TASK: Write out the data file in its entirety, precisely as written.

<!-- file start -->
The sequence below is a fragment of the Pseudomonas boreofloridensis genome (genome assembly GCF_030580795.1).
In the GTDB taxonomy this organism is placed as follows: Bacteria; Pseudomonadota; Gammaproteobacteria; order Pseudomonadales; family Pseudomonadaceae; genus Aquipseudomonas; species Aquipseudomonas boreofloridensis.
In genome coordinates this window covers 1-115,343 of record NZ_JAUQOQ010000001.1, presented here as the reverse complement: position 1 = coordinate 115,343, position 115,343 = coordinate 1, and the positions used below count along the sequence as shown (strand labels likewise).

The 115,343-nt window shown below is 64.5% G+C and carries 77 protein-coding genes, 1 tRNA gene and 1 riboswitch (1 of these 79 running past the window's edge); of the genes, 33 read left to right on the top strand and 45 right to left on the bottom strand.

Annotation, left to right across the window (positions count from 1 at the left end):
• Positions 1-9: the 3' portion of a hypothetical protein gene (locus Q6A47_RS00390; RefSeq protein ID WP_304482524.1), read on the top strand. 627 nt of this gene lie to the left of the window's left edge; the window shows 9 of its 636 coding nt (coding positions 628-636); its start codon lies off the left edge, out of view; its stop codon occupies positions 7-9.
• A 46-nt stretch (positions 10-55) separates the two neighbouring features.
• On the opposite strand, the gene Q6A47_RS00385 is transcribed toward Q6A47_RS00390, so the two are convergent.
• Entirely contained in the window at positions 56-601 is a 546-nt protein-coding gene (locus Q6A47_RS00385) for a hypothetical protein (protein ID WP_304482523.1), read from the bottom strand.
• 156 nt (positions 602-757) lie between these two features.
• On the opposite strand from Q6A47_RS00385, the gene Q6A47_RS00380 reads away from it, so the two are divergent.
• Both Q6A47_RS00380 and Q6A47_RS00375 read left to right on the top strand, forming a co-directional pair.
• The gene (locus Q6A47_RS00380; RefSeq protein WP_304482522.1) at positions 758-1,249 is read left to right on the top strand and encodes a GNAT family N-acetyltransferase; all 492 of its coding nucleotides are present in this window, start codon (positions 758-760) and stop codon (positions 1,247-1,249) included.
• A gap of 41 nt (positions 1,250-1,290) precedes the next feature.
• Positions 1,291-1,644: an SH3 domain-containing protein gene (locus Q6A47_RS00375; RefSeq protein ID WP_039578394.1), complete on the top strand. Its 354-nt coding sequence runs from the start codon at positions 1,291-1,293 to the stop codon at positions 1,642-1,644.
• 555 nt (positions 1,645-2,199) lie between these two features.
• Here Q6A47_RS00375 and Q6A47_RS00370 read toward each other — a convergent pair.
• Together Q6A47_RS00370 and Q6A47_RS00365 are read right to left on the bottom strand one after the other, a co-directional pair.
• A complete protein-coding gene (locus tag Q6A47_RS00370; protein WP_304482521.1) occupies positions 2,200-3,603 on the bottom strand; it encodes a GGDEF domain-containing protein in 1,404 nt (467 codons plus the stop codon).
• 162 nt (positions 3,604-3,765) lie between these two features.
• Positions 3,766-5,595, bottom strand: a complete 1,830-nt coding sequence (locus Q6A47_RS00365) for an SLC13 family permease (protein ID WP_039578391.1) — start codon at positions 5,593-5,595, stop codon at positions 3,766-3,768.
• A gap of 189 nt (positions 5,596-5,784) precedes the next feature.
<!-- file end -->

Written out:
The sequence below is a fragment of the Pseudomonas boreofloridensis genome (genome assembly GCF_030580795.1).
In the GTDB taxonomy this organism is placed as follows: Bacteria; Pseudomonadota; Gammaproteobacteria; order Pseudomonadales; family Pseudomonadaceae; genus Aquipseudomonas; species Aquipseudomonas boreofloridensis.
In genome coordinates this window covers 1-115,343 of record NZ_JAUQOQ010000001.1, presented here as the reverse complement: position 1 = coordinate 115,343, position 115,343 = coordinate 1, and the positions used below count along the sequence as shown (strand labels likewise).

The 115,343-nt window shown below is 64.5% G+C and carries 77 protein-coding genes, 1 tRNA gene and 1 riboswitch (1 of these 79 running past the window's edge); of the genes, 33 read left to right on the top strand and 45 right to left on the bottom strand.

Annotation, left to right across the window (positions count from 1 at the left end):
• Positions 1-9: the 3' portion of a hypothetical protein gene (locus Q6A47_RS00390; RefSeq protein ID WP_304482524.1), read on the top strand. 627 nt of this gene lie to the left of the window's left edge; the window shows 9 of its 636 coding nt (coding positions 628-636); its start codon lies off the left edge, out of view; its stop codon occupies positions 7-9.
• A 46-nt stretch (positions 10-55) separates the two neighbouring features.
• On the opposite strand, the gene Q6A47_RS00385 is transcribed toward Q6A47_RS00390, so the two are convergent.
• Entirely contained in the window at positions 56-601 is a 546-nt protein-coding gene (locus Q6A47_RS00385) for a hypothetical protein (protein ID WP_304482523.1), read from the bottom strand.
• 156 nt (positions 602-757) lie between these two features.
• On the opposite strand from Q6A47_RS00385, the gene Q6A47_RS00380 reads away from it, so the two are divergent.
• Both Q6A47_RS00380 and Q6A47_RS00375 read left to right on the top strand, forming a co-directional pair.
• The gene (locus Q6A47_RS00380; RefSeq protein WP_304482522.1) at positions 758-1,249 is read left to right on the top strand and encodes a GNAT family N-acetyltransferase; all 492 of its coding nucleotides are present in this window, start codon (positions 758-760) and stop codon (positions 1,247-1,249) included.
• A gap of 41 nt (positions 1,250-1,290) precedes the next feature.
• Positions 1,291-1,644: an SH3 domain-containing protein gene (locus Q6A47_RS00375; RefSeq protein ID WP_039578394.1), complete on the top strand. Its 354-nt coding sequence runs from the start codon at positions 1,291-1,293 to the stop codon at positions 1,642-1,644.
• 555 nt (positions 1,645-2,199) lie between these two features.
• Here Q6A47_RS00375 and Q6A47_RS00370 read toward each other — a convergent pair.
• Together Q6A47_RS00370 and Q6A47_RS00365 are read right to left on the bottom strand one after the other, a co-directional pair.
• A complete protein-coding gene (locus tag Q6A47_RS00370; protein WP_304482521.1) occupies positions 2,200-3,603 on the bottom strand; it encodes a GGDEF domain-containing protein in 1,404 nt (467 codons plus the stop codon).
• 162 nt (positions 3,604-3,765) lie between these two features.
• Positions 3,766-5,595, bottom strand: a complete 1,830-nt coding sequence (locus Q6A47_RS00365) for an SLC13 family permease (protein ID WP_039578391.1) — start codon at positions 5,593-5,595, stop codon at positions 3,766-3,768.
• A gap of 189 nt (positions 5,596-5,784) precedes the next feature.